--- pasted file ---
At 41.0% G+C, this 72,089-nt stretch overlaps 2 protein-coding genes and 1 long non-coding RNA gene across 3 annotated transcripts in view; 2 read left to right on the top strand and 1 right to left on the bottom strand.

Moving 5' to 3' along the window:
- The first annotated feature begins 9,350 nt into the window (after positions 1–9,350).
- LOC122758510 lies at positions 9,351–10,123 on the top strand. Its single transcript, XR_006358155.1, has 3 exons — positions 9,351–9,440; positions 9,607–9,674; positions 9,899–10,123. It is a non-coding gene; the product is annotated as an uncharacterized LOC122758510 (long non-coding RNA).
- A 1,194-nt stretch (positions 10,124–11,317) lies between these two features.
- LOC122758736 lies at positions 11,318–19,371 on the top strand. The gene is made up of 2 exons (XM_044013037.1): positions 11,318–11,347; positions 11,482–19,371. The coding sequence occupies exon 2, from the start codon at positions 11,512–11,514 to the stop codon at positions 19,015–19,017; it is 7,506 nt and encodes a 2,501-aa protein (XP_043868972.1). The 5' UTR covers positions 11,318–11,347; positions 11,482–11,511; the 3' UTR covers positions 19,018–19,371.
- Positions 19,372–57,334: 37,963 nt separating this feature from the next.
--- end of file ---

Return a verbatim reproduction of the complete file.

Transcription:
At 41.0% G+C, this 72,089-nt stretch overlaps 2 protein-coding genes and 1 long non-coding RNA gene across 3 annotated transcripts in view; 2 read left to right on the top strand and 1 right to left on the bottom strand.

Moving 5' to 3' along the window:
- The first annotated feature begins 9,350 nt into the window (after positions 1–9,350).
- LOC122758510 lies at positions 9,351–10,123 on the top strand. Its single transcript, XR_006358155.1, has 3 exons — positions 9,351–9,440; positions 9,607–9,674; positions 9,899–10,123. It is a non-coding gene; the product is annotated as an uncharacterized LOC122758510 (long non-coding RNA).
- A 1,194-nt stretch (positions 10,124–11,317) lies between these two features.
- LOC122758736 lies at positions 11,318–19,371 on the top strand. The gene is made up of 2 exons (XM_044013037.1): positions 11,318–11,347; positions 11,482–19,371. The coding sequence occupies exon 2, from the start codon at positions 11,512–11,514 to the stop codon at positions 19,015–19,017; it is 7,506 nt and encodes a 2,501-aa protein (XP_043868972.1). The 5' UTR covers positions 11,318–11,347; positions 11,482–11,511; the 3' UTR covers positions 19,018–19,371.
- Positions 19,372–57,334: 37,963 nt separating this feature from the next.